Glomerular Filtration Rate Is Unchanged by Ultramarathon

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Abstract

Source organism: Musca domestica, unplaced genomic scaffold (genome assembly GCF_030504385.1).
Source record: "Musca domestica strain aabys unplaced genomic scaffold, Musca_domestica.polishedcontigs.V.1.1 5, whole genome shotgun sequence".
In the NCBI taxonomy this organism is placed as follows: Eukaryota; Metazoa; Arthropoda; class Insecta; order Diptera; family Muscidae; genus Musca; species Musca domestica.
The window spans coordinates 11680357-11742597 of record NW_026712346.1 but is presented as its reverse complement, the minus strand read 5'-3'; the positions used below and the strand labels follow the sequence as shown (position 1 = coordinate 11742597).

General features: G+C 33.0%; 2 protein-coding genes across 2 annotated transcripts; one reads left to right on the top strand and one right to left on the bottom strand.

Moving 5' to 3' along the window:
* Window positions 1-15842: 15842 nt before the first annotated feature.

Wołyniec, W, Ratkowski, W, Kasprowicz, K, Jastrzębski, Z, Małgorzewicz, S, Witek, K, Grzywacz, T, Żmijewski, P, and Renke, M. Glomerular filtration rate is unchanged by ultramarathon. J Strength Cond Res 32(11): 3207–3215, 2018—Acute kidney injury (AKI) is reported as a common complication of marathon and ultramarathon running. In previous studies, AKI was diagnosed on the basis of the creatinine level in serum and estimated glomerular filtration rate (eGFR). In this study, we calculated eGFR and also measured creatinine clearance after every 25 km of a 100-km run. Twenty healthy, amateur runners (males, mean age 40.75 ± 7.15 years, mean body mass 76.87 ± 8.39 kg) took part in a 100-km run on a track. Blood and urine were collected before the run, after every 25 km, and 12 hours after the run. Seventeen runners completed the study. There was increase in creatinine, urea, and uric acid observed after 100 km (p < 0.05). The mean increase in creatinine was 0.21 mg·dl−1 (24.53%). Five runners fulfilled the AKI network criteria of AKI. The eGFR according to the modification of diet in renal disease, chronic kidney disease epidemiology collaboration, and Cockcroft-Gault formulas was significantly decreased after the run (p ≤ 0.05). Otherwise, creatinine clearance calculated from creatinine level in both serum and urine remained stable. In contrast to the majority of previous studies, we did not observe any decrease in the kidney function during an ultramarathon. In this study, the creatinine clearance, which is the best routine laboratory method to determine GFR was used. There is no evidence that long running is harmful for kidney.

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